Although a charge against a Windsor, Ont., man accused of organizing the Ambassador Bridge blockade in February 2022 has been dropped, William Laframboise tells CBC News he would have preferred to go to trial to prove his innocence.

A single charge of mischief to property against Laframboise was withdrawn on March 6. It’s the end of a nearly two-year legal battle for the 42-year-old.

“I’m a little let down I didn’t get my day in court,” said Laframboise. “But in reality, I’m just happy it’s done and dealt with.”

In July 2022, Windsor police charged both Laframboise and Nycole Dicredico with mischief and said in a news release that the two were organizers of the Ambassador Bridge blockade. Both denied those allegations from the beginning.

Dicredico’s charges were dropped in November of 2023.

In August of 2023, two others charged in connection to the blockade in Windsor also had those matters withdrawn.

Laframboise wonders why it took 20 months for the Crown Attorney’s office to drop his charge.

“There was no new evidence for them to change their mind, so it was all there from the very beginning. So if they realized it now that I didn’t play the part, right at the very beginning they already knew that as well. So they just wasted court time,” said Laframboise, who estimates he attended upwards of 20 court appearances.

“The whole thing was a joke. They knew they didn’t have the evidence. I kept pointing it out,” he said.

trucks and cars backed up near the Ambassador Bridge
The 2022 blockade at the Ambassador Bridge in Windsor, Ont., is shown in a file photo. (Mike Evans/CBC)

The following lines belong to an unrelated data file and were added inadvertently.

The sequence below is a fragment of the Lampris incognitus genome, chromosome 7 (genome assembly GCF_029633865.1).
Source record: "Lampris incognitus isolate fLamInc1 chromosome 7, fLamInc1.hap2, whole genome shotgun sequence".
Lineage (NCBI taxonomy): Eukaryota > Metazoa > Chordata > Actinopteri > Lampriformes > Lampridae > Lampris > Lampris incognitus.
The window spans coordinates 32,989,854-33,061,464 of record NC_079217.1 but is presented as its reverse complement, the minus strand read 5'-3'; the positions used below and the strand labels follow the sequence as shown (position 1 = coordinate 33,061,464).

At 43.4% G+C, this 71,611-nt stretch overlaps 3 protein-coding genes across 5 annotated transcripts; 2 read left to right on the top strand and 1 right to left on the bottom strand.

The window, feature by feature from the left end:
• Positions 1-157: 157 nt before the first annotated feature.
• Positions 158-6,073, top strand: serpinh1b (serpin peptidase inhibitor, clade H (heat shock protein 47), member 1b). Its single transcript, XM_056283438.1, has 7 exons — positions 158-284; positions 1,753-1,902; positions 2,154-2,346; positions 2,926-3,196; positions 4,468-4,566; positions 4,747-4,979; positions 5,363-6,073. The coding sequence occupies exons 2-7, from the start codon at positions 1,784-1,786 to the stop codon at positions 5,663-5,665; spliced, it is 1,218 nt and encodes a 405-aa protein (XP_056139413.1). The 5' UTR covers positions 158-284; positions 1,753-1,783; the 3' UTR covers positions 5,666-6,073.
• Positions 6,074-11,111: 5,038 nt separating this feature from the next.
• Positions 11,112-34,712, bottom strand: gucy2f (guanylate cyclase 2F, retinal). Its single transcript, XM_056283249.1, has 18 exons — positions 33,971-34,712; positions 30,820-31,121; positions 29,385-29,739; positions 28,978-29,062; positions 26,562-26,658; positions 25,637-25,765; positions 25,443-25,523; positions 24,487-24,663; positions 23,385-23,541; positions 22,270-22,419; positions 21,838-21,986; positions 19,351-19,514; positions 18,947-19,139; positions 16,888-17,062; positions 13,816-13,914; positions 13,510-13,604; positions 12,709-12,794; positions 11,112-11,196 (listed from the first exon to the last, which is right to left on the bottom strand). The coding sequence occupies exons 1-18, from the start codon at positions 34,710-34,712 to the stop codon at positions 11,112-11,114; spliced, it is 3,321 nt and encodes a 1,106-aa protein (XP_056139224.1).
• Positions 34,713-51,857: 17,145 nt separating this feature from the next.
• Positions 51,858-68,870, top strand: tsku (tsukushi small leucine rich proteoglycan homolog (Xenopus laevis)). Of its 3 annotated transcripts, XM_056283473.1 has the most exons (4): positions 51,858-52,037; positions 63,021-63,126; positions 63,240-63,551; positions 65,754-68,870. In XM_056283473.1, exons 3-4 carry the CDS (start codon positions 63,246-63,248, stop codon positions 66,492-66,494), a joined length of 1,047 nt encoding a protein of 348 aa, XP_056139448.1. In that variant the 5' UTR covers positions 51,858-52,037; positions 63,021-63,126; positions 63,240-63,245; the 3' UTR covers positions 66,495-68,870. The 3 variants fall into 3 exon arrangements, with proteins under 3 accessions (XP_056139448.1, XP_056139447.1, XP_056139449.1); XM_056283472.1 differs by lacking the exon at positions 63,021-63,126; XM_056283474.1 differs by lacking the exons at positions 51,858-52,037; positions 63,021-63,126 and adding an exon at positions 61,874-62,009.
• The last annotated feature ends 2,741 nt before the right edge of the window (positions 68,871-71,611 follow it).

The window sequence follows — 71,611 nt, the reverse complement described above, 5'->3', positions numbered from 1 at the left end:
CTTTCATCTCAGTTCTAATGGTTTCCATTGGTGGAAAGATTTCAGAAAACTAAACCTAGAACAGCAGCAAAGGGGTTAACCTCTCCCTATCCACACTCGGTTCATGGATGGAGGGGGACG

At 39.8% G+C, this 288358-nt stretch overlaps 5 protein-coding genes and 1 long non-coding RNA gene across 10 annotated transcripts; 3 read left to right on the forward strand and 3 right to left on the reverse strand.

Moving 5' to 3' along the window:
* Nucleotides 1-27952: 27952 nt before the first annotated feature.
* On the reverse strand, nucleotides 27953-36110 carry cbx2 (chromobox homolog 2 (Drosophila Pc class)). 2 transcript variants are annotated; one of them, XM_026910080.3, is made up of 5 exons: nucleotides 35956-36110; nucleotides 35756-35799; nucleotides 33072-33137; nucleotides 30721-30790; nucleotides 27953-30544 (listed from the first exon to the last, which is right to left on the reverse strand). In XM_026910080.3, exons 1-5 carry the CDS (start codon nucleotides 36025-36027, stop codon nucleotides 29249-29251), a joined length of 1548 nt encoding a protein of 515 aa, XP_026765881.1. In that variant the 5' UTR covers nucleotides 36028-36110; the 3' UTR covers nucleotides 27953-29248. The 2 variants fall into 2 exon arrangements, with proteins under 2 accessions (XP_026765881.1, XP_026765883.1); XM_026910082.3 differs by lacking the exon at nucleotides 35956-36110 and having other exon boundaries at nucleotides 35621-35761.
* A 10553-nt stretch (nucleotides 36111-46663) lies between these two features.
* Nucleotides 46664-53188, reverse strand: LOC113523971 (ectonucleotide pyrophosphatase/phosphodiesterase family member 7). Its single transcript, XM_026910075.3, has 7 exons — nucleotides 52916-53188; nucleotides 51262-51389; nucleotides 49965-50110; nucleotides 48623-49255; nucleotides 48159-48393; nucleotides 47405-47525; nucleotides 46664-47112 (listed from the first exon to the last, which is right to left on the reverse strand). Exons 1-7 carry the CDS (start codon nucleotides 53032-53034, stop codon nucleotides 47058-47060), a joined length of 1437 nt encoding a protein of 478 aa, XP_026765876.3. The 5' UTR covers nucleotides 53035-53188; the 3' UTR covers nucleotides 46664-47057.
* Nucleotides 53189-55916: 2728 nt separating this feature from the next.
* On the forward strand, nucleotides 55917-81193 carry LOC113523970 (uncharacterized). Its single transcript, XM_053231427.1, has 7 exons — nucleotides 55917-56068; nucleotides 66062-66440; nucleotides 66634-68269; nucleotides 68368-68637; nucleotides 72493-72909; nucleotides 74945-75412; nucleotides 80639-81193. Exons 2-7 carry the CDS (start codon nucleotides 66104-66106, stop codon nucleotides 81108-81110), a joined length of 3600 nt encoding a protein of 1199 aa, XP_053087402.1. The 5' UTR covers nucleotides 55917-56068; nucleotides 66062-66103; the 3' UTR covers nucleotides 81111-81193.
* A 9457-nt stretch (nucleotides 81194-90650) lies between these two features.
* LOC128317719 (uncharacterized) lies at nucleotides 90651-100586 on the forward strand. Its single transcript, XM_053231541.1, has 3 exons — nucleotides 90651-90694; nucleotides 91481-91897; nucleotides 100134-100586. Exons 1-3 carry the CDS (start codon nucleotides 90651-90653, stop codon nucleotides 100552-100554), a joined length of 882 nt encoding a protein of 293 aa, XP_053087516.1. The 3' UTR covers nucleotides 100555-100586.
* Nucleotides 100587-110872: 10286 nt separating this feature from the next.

Back on Feb. 7, 2022, large numbers of people arrived in Windsor and blocked traffic around the Ambassador Bridge as a way to protest government COVID-19 measures in place at the time.

Police from across Canada mobilized and moved people out on Feb. 13. The six-day blockade stopped the movement of goods and people at North America’s busiest land border crossing.

Transport Canada said the blockade halted $3.9 billion in trade activity at the Ambassador Bridge, a public inquiry heard in November of 2022.

Now that Laframboise’s charges have been withdrawn, he said it doesn’t necessarily mean the legal issues are done.

He estimates he spent thousands of dollars defending himself throughout this process and is searching for a lawyer to help recoup those losses. Laframboise also said the ordeal has taken a toll on him mentally.

Laframboise worries about crossing the border even though charges are dropped

But the trucker also worries about how it will affect his employment and his ability to cross the border with his name being attached to this ever since the charge from Windsor police.

“Even though I’m not charged now, it still shows up [on Google.] At any point in time now, when I go to cross the border, I could be turned around at any time,” said Laframboise. “So for my future as a truck driver, I risk never able to cross the border again.”

The Windsor Police Service didn’t respond to questions about the charges being dropped.

Laframboise said he recently reached out to the Democracy Fund to help with his case. The charity helps defend peoples’ constitutional rights and assisted Laframboise in getting his case thrown out.

“As soon as they came on to the case, within three days, they called me saying you’re charges are going to be dropped,” Laframboise. “Which just tells me the court system is so rigged because the whole time I’m telling them you have no chance of conviction, you have no evidence, I was proving them wrong the whole way.”

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